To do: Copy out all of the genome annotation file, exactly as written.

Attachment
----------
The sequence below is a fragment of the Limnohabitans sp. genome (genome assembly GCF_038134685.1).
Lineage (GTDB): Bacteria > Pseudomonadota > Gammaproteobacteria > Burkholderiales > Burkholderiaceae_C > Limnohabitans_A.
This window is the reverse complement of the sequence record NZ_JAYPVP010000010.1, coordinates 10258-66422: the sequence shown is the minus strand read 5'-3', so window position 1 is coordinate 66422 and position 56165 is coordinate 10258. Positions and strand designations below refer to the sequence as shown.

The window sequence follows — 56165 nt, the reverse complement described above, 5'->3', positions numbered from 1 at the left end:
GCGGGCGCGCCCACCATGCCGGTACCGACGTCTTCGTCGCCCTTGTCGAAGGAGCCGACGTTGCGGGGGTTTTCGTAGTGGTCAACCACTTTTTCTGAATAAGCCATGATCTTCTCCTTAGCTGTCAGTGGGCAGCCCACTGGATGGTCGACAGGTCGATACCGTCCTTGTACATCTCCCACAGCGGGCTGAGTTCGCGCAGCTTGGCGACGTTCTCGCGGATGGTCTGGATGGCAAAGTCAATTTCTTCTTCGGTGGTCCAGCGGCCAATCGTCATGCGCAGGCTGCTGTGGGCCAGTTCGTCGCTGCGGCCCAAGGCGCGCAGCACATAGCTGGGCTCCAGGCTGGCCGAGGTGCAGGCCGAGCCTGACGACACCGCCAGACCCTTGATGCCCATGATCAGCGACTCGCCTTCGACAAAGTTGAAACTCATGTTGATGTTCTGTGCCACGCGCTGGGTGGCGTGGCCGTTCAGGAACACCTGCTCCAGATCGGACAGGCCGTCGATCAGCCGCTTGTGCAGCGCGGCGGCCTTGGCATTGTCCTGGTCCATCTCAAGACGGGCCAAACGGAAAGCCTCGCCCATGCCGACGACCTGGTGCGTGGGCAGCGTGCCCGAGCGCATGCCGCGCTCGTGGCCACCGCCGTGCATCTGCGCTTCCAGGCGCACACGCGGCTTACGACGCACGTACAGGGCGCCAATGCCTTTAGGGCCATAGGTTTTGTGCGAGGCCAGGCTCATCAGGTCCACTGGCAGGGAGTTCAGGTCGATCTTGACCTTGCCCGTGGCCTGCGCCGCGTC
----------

The sequence below is a fragment of the Limnohabitans sp. genome (genome assembly GCF_038134685.1).
Lineage (GTDB): Bacteria > Pseudomonadota > Gammaproteobacteria > Burkholderiales > Burkholderiaceae_C > Limnohabitans_A.
This window is the reverse complement of the sequence record NZ_JAYPVP010000010.1, coordinates 10258-66422: the sequence shown is the minus strand read 5'-3', so window position 1 is coordinate 66422 and position 56165 is coordinate 10258. Positions and strand designations below refer to the sequence as shown.

The window sequence follows — 56165 nt, the reverse complement described above, 5'->3', positions numbered from 1 at the left end:
GCGGGCGCGCCCACCATGCCGGTACCGACGTCTTCGTCGCCCTTGTCGAAGGAGCCGACGTTGCGGGGGTTTTCGTAGTGGTCAACCACTTTTTCTGAATAAGCCATGATCTTCTCCTTAGCTGTCAGTGGGCAGCCCACTGGATGGTCGACAGGTCGATACCGTCCTTGTACATCTCCCACAGCGGGCTGAGTTCGCGCAGCTTGGCGACGTTCTCGCGGATGGTCTGGATGGCAAAGTCAATTTCTTCTTCGGTGGTCCAGCGGCCAATCGTCATGCGCAGGCTGCTGTGGGCCAGTTCGTCGCTGCGGCCCAAGGCGCGCAGCACATAGCTGGGCTCCAGGCTGGCCGAGGTGCAGGCCGAGCCTGACGACACCGCCAGACCCTTGATGCCCATGATCAGCGACTCGCCTTCGACAAAGTTGAAACTCATGTTGATGTTCTGTGCCACGCGCTGGGTGGCGTGGCCGTTCAGGAACACCTGCTCCAGATCGGACAGGCCGTCGATCAGCCGCTTGTGCAGCGCGGCGGCCTTGGCATTGTCCTGGTCCATCTCAAGACGGGCCAAACGGAAAGCCTCGCCCATGCCGACGACCTGGTGCGTGGGCAGCGTGCCCGAGCGCATGCCGCGCTCGTGGCCACCGCCGTGCATCTGCGCTTCCAGGCGCACACGCGGCTTACGACGCACGTACAGGGCGCCAATGCCTTTAGGGCCATAGGTTTTGTGCGAGGCCAGGCTCATCAGGTCCACTGGCAGGGAGTTCAGGTCGATCTTGACCTTGCCCGTGGCCTGCGCCGCGTC